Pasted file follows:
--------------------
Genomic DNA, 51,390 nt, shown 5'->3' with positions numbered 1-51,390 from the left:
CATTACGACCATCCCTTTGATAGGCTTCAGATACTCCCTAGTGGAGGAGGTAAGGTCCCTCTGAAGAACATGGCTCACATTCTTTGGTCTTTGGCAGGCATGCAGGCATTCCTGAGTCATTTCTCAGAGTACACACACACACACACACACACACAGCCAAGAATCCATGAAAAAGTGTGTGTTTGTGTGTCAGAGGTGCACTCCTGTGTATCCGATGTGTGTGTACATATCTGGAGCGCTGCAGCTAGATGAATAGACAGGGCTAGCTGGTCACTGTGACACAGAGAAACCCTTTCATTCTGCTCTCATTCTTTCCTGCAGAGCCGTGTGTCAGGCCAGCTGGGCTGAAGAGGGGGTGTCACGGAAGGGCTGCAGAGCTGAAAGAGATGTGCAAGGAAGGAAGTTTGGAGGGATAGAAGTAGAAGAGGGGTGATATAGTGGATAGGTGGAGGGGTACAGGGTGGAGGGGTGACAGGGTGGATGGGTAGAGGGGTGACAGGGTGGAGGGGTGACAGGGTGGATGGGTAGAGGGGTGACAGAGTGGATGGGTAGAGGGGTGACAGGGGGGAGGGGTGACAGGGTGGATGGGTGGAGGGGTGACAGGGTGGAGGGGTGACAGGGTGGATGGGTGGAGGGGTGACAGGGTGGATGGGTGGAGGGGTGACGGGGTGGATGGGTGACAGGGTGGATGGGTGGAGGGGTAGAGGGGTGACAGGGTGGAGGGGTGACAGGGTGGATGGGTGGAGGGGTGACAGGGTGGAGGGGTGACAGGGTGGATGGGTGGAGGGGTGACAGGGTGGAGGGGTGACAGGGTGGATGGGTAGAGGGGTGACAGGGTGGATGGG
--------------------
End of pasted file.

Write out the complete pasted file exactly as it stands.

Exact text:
Genomic DNA, 51,390 nt, shown 5'->3' with positions numbered 1-51,390 from the left:
CATTACGACCATCCCTTTGATAGGCTTCAGATACTCCCTAGTGGAGGAGGTAAGGTCCCTCTGAAGAACATGGCTCACATTCTTTGGTCTTTGGCAGGCATGCAGGCATTCCTGAGTCATTTCTCAGAGTACACACACACACACACACACACACAGCCAAGAATCCATGAAAAAGTGTGTGTTTGTGTGTCAGAGGTGCACTCCTGTGTATCCGATGTGTGTGTACATATCTGGAGCGCTGCAGCTAGATGAATAGACAGGGCTAGCTGGTCACTGTGACACAGAGAAACCCTTTCATTCTGCTCTCATTCTTTCCTGCAGAGCCGTGTGTCAGGCCAGCTGGGCTGAAGAGGGGGTGTCACGGAAGGGCTGCAGAGCTGAAAGAGATGTGCAAGGAAGGAAGTTTGGAGGGATAGAAGTAGAAGAGGGGTGATATAGTGGATAGGTGGAGGGGTACAGGGTGGAGGGGTGACAGGGTGGATGGGTAGAGGGGTGACAGGGTGGAGGGGTGACAGGGTGGATGGGTAGAGGGGTGACAGAGTGGATGGGTAGAGGGGTGACAGGGGGGAGGGGTGACAGGGTGGATGGGTGGAGGGGTGACAGGGTGGAGGGGTGACAGGGTGGATGGGTGGAGGGGTGACAGGGTGGATGGGTGGAGGGGTGACGGGGTGGATGGGTGACAGGGTGGATGGGTGGAGGGGTAGAGGGGTGACAGGGTGGAGGGGTGACAGGGTGGATGGGTGGAGGGGTGACAGGGTGGAGGGGTGACAGGGTGGATGGGTGGAGGGGTGACAGGGTGGAGGGGTGACAGGGTGGATGGGTAGAGGGGTGACAGGGTGGATGGG